“You know my opinion on rumors?” he said a minute later.
I was capable of nothing more than shaking my head.
“That they’re started by haters. Spread by fools. And accepted by idiots.”
My head tipped. “Are you calling me an idiot?”
His eyes flashed. “Are you calling me a manwhore?”
I studied him lounging in his seat with his legs kicked out in front of him, his wide chest stretching beneath his suit jacket, his long arms resting on the armrests.. His body was enough to weaken the resolve of someone as jaded to player players as I was, but his face didn’t play second-string.
Brown hair lightened by the sun, smooth skin darkened by it, a strong jaw, and hazel eyes that trended more toward the green end of the spectrum; Luke Archer was quite possibly the most attractive man I’d ever laid eyes on. According to Sports Anonymous’s random poll of five thousand women, he was the best-looking guy in professional sports today. The other few billion women on the planet would have agreed with that title, I assumed.
“Do you always take so long to answer a question?” Archer motioned at me, waiting.
“No,” I said, recalling the last question he’d asked me. Snap out of it. “I don’t think that you’re a . . . manwhore,” I whispered the last part.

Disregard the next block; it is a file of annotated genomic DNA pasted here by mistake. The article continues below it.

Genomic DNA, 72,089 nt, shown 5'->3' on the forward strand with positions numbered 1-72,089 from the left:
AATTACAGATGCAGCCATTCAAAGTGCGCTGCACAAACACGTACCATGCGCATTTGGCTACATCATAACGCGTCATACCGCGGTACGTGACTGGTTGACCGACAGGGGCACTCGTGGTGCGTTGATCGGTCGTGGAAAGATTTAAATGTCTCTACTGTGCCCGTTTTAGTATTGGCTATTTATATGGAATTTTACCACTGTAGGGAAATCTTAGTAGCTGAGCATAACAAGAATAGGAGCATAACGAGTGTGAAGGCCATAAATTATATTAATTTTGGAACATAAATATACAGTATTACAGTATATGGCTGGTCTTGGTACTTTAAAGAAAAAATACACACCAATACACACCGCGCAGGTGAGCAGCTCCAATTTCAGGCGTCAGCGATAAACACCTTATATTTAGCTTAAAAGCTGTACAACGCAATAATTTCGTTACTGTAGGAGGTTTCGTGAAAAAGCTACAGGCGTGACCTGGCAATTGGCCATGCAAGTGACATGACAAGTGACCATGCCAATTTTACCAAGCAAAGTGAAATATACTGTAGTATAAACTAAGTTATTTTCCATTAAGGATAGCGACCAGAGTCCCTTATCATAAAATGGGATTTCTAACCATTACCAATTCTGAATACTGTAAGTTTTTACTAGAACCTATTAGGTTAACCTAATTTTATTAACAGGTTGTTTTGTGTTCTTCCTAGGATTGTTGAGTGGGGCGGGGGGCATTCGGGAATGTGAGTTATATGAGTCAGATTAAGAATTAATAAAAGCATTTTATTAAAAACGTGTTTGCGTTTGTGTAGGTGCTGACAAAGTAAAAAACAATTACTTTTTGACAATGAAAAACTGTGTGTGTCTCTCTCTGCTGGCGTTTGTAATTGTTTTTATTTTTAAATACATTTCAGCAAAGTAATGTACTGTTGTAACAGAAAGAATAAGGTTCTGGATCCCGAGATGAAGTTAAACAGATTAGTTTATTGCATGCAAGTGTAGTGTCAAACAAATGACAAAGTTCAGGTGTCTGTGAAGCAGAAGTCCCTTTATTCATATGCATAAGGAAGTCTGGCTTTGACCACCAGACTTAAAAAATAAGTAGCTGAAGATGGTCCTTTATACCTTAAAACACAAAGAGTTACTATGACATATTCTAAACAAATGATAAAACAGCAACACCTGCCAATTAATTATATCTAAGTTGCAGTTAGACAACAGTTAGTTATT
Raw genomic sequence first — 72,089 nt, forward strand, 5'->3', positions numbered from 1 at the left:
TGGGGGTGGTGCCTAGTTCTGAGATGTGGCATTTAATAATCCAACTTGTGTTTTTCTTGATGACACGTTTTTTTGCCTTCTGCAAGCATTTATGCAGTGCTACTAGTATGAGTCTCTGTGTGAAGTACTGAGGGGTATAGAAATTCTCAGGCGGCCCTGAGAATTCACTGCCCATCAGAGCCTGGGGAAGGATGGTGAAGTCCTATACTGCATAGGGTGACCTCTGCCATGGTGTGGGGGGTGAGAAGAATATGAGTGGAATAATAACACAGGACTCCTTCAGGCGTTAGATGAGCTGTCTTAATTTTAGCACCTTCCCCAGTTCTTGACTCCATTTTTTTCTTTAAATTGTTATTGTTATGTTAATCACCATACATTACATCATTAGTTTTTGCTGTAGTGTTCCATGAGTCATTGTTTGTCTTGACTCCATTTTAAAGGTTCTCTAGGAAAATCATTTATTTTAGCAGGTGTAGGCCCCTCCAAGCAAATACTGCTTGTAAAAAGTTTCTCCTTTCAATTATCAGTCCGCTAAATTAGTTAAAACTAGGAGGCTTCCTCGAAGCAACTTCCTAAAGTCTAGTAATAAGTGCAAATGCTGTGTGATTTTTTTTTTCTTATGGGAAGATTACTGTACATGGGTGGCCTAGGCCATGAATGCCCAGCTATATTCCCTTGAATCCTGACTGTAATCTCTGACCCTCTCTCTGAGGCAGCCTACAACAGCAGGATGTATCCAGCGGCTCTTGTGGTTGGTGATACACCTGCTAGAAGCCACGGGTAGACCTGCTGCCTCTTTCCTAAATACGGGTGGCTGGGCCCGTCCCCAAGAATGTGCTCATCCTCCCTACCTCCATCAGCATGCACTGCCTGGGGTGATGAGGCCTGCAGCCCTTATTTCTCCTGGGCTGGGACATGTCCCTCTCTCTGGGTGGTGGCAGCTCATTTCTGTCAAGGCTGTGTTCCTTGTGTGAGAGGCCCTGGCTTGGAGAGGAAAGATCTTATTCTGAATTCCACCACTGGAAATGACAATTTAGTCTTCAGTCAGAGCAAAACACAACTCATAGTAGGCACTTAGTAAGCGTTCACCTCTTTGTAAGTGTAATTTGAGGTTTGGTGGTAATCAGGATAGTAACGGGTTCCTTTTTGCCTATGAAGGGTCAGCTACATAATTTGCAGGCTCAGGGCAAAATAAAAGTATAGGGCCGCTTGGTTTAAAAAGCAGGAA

I’d had enough experience with the rumor mill to be a sympathetic party to the target of so many. Being one of the first and only female athletic trainers in professional sports had opened me up to a hundred rumors when I’d been hired. All versions of them had to do with me fucking my way into the position.
“Good.” Archer nodded, seeming satisfied. “Because you certainly don’t seem like an idiot.”
He nodded again. “Welcome.”
That was when the pilot’s voice echoed through the team jet, running through his usual spiel. We were leaving Tampa and heading up to Chicago. Now that the season was in full swing, I lost track of the cities we were leaving and the ones we were heading toward. All of my attention was focused on the players and getting them through the season as injury-free as possible.